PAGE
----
And accelerate it most certainly does. Twist the (quick-turn) throttle and the K1600, all 336 kilograms of it, does a fair impression of a scalded cat. The K1600 GT is the performance monster of the touring set; the Bagger is certainly not slower. It’s also impressive how smoothly BMW’s (optional) Gear Assistant Pro shifts in the top three gears. Not normally needed on typically slow-revving baggers, it comes in handy in maintaining momentum with the relatively light-flywheeled six. It would be the first option I’d spring for if I were buying the B. (Next up, by the way, would be the new reverse gear option — it’s a part of a $2,500 Touring package — particularly useful for those of short inseam who might have trouble backing a 741 pound motorcycle out of a downhill parking space.)
The K1600’s handling is similarly impressive. The GT’s manoeuvrability belies its immense girth and the B, lower and seemingly more agile, feels even a little more sprightly. Fairly firmly sprung, BMW’s bagger also has a surprising amount of ground clearance, nothing grounding out — not even the optional floorboards! — until you’re well into silly-bugger, better-be-wearing-leathers-just-in-case lean angles.
Like most of the B, the front brakes — anti-locked and four-pistoned — are GT duplicates so there’s plenty of whoa Nellie! power. Ditto for the electronically-adjustable suspension: Like the GT, changing from amiably soft to sporting firm is but a handlebar switch away, and I find this much more practical, especially in a touring-oriented motorcycle, so is the rear spring preload. One helmet means solo rider, one helmet and luggage symbolizes you’re loaded up for a week’s touring while two helmets says you’ve taken along the loved one and he/she has insisted on carrying the kitchen sink. In all circumstances, the ESA system automatically reconfigures the K1600 B’s preload, keeping its stance on an even keel and, more importantly, maintaining the intended steering geometry for consistent handling.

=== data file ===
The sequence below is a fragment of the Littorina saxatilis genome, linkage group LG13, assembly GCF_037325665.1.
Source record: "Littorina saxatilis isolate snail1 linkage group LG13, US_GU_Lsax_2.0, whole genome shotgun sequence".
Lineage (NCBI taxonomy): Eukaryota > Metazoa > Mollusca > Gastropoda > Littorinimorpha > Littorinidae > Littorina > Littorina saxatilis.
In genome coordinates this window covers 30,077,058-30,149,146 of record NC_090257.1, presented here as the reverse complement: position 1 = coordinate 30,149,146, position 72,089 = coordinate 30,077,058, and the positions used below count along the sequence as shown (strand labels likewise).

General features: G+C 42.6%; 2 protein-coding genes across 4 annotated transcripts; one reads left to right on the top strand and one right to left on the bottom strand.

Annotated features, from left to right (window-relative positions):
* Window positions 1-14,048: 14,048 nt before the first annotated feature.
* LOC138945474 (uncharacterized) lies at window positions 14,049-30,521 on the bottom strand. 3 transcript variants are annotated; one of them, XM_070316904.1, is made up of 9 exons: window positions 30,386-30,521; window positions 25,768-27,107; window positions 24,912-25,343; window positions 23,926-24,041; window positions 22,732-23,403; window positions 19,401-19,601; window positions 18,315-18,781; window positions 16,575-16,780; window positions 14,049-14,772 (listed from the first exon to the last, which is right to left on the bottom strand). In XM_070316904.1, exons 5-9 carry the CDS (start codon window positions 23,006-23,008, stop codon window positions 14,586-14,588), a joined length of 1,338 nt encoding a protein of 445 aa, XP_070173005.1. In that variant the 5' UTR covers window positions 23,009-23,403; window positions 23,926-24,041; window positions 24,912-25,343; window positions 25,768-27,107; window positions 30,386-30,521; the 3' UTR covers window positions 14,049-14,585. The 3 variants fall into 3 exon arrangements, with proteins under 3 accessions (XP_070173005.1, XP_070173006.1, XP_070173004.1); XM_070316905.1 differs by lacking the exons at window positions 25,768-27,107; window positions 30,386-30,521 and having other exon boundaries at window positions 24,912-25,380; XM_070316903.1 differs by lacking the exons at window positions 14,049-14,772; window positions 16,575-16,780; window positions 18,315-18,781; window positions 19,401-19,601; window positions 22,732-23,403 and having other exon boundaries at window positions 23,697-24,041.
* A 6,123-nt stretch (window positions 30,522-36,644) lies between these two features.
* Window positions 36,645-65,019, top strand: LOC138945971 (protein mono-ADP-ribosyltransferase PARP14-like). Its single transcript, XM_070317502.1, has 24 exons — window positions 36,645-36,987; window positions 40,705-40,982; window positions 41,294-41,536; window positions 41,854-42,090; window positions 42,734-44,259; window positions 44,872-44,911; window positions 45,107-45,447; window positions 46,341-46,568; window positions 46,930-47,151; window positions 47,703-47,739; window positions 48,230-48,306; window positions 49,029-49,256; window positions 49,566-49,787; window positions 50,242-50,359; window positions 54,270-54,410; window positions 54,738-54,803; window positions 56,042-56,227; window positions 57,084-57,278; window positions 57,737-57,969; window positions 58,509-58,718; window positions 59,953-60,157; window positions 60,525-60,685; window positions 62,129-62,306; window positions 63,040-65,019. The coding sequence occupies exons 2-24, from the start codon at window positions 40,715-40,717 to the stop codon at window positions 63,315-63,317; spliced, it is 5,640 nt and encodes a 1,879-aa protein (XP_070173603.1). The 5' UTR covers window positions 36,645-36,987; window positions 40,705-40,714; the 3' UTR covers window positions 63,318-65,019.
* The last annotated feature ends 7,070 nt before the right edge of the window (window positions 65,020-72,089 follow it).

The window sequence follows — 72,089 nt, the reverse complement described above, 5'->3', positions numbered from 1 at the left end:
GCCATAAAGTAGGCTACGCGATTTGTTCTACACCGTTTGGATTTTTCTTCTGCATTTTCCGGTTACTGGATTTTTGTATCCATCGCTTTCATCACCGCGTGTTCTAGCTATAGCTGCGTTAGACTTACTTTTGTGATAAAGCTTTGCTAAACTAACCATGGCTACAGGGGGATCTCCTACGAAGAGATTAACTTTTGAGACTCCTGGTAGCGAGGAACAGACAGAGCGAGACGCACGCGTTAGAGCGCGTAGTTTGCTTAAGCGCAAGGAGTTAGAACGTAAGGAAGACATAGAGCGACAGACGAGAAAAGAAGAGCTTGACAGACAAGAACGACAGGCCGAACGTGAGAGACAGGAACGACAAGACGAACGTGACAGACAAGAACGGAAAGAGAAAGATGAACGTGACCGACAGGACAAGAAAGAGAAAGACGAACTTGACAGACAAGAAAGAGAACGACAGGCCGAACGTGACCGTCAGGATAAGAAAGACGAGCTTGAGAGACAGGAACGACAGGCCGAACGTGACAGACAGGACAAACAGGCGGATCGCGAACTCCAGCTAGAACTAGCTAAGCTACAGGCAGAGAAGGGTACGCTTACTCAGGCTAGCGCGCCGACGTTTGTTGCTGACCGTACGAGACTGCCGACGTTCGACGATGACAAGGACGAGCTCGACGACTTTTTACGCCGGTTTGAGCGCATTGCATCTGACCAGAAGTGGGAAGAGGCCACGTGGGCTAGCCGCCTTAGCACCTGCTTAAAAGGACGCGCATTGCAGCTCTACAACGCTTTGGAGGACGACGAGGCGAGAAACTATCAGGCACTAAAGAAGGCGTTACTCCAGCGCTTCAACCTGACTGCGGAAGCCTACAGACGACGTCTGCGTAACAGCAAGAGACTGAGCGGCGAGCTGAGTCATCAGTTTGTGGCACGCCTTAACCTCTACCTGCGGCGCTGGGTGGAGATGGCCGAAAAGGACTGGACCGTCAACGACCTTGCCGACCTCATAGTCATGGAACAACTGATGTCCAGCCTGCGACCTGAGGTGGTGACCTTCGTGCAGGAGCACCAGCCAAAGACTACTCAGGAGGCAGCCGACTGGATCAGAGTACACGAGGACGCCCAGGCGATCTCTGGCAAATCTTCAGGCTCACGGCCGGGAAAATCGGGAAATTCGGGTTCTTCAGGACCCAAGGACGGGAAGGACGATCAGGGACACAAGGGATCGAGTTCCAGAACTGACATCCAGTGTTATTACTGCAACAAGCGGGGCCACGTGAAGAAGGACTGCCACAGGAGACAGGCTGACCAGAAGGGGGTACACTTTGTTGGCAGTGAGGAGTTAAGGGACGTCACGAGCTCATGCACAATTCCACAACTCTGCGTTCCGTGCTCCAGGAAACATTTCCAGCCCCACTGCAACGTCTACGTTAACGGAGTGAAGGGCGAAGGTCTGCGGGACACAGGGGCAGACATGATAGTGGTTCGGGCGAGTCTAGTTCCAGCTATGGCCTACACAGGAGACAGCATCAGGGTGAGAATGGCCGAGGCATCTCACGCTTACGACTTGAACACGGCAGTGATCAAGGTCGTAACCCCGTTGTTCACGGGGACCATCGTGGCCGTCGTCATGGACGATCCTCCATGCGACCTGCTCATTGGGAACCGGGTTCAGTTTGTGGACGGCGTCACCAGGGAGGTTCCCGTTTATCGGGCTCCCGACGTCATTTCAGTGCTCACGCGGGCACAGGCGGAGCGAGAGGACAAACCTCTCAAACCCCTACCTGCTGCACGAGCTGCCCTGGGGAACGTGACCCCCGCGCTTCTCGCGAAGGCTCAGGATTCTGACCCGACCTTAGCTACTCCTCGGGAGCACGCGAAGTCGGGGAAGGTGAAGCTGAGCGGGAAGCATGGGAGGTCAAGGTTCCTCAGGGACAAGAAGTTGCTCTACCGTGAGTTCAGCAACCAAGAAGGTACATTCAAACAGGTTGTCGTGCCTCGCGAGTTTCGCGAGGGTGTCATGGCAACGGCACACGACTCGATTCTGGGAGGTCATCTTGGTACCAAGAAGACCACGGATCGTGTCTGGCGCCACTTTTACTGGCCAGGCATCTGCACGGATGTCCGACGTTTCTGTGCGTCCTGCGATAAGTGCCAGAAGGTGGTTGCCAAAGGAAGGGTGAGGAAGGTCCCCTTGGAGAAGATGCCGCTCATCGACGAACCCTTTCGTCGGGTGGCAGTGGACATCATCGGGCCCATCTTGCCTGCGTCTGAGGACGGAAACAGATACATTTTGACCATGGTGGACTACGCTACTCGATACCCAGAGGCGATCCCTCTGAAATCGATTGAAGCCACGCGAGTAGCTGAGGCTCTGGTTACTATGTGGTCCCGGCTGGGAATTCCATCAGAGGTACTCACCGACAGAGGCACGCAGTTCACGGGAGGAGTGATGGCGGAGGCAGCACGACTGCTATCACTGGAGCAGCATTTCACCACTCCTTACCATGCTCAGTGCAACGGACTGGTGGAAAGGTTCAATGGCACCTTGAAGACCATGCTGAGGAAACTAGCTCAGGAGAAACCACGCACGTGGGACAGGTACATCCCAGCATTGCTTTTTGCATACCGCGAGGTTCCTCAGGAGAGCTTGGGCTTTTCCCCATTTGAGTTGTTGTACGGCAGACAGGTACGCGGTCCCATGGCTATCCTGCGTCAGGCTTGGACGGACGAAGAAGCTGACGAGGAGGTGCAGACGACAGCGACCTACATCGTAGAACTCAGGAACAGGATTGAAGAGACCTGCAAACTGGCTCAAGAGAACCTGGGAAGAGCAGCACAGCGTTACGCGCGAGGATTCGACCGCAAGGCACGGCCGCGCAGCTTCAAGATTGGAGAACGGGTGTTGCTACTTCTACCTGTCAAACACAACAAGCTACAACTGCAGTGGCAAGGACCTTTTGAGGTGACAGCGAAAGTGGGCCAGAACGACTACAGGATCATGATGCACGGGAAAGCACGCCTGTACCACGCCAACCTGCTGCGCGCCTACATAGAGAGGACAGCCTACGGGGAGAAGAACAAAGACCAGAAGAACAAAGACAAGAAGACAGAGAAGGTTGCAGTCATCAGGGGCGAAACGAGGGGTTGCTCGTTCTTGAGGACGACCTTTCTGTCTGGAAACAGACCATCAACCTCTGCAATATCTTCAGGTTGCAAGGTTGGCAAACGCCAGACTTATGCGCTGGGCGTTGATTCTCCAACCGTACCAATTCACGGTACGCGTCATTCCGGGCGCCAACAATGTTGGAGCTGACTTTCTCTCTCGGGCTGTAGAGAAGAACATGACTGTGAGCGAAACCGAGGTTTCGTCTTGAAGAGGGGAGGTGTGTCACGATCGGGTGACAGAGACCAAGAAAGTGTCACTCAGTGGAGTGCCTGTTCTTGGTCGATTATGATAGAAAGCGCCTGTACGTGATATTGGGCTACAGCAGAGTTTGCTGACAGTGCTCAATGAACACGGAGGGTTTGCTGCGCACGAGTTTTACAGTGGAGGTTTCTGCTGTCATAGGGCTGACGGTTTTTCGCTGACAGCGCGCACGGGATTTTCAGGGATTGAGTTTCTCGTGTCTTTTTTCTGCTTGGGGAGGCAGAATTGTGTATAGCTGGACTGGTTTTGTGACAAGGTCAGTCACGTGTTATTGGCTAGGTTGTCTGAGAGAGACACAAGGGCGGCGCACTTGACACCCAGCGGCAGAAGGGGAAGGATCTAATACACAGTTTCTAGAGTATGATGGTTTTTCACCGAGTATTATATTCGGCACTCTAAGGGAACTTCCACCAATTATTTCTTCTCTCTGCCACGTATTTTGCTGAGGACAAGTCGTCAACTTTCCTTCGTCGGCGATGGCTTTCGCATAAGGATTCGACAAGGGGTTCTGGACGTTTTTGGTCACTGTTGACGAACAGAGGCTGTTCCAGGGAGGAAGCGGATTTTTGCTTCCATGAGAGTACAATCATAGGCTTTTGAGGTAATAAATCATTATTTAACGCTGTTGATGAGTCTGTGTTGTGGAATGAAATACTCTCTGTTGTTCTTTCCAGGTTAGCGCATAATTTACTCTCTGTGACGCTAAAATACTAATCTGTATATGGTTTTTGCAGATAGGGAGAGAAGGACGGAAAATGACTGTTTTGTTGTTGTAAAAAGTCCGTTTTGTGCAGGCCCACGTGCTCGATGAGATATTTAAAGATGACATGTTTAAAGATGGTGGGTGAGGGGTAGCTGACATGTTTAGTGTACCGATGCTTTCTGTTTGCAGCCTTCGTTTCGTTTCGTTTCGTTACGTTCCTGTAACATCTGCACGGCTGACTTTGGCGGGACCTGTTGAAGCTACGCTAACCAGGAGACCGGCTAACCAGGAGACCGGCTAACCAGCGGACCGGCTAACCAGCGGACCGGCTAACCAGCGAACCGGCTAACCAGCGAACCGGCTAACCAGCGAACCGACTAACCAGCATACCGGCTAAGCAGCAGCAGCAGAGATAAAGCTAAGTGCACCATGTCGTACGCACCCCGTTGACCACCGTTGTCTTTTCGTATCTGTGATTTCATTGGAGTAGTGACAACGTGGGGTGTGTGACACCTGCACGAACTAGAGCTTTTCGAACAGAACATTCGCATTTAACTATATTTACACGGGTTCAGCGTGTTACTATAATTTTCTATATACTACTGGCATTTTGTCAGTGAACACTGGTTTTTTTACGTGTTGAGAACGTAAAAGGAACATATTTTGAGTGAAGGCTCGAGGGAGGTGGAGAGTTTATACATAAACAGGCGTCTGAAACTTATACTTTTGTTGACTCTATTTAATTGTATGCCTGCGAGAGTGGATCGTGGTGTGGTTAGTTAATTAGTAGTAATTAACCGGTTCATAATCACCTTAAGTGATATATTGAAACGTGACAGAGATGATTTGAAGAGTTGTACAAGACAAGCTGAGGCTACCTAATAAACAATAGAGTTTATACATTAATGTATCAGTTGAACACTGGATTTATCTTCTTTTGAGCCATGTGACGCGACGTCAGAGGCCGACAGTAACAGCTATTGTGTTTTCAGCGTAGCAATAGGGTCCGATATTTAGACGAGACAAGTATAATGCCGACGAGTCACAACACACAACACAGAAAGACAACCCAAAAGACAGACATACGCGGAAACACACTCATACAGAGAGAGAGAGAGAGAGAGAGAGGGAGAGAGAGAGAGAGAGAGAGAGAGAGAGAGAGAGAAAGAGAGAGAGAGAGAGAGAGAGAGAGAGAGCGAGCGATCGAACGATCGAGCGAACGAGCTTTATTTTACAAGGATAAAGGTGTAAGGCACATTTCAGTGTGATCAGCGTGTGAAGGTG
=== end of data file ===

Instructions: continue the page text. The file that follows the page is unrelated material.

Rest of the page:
And, unlike so many other baggers, which are more show than go, I suspect that you will actually see lots of K1600 Bs prowling the highway. The riding position, with conventionally-placed footpegs, is rational, the seat typically BMW firm but comfy and even the optional floorboards — you have a choice of the extra footrests or two dinky little storage containers — are well conceived, not, as I mentioned, reducing ground clearance significantly and not so radically disposed to cause lower back discomfort. Indeed, for the first time in my memory, I used the forward-mounting floorboards willingly and my lower lumbars didn’t suffer for it.
The electrically adjustable windscreen, carried over from the GT, of course proved quite useful, albeit with a much shorter windshield than the tourer. Indeed, in most circumstances, I preferred the B’s wind coverage compared with the GT’s. For one thing, you’re always looking over it — rather than through it — and, for another, while there’s less coverage, there’s also less turbulence. The GT’s adjustable wind deflectors — essentially two flaps on the outer fairing just below the mirrors than can be opened to direct air to the rider — also make the transition from tourer to bagger so there is some relief on hot days. For cool days, the B, like the GT, offers both heated grips and heated seat.
As for downsides to the morphing from tourer to bagger, a lack of stowage space has to rank first and foremost. Of course, the top case is gone, but even the saddlebags, as stylish as they are, are not as commodious as their size might indicate. As well, being a cruiser, BMW opted for a tubular handlebar rather than the GT’s forged arrangement though there is an option to mount those — identical to both GT and GTL items — to the B. And, like the GT, the B’s digital infotainment/systems screen is a little too small — and, in overhead sun, not nearly bright enough — for easy reading. Plus, there’s a lot going on in that small space, the LCD needing to deal with navigation, audio, comfort and vehicular settings all in its 5.7 inches. A little less info or a little more inchage would go a long way to reducing the confusion.
Nonetheless, the B is successful because, in its transition, few of the important things — chassis, suspension, engine, bodywork — are changed from the GT and what has been altered — windscreen, lower seat height and even, most will argue, the styling — is an improvement over the conventional tourer. Oh, passengers and their cargo will lament the loss of the purse-swallowing/backrest-containing top case and the rear seat is nothing to write home about, but otherwise the $26,100 B is almost as much motorcycle as the $25,750 GT.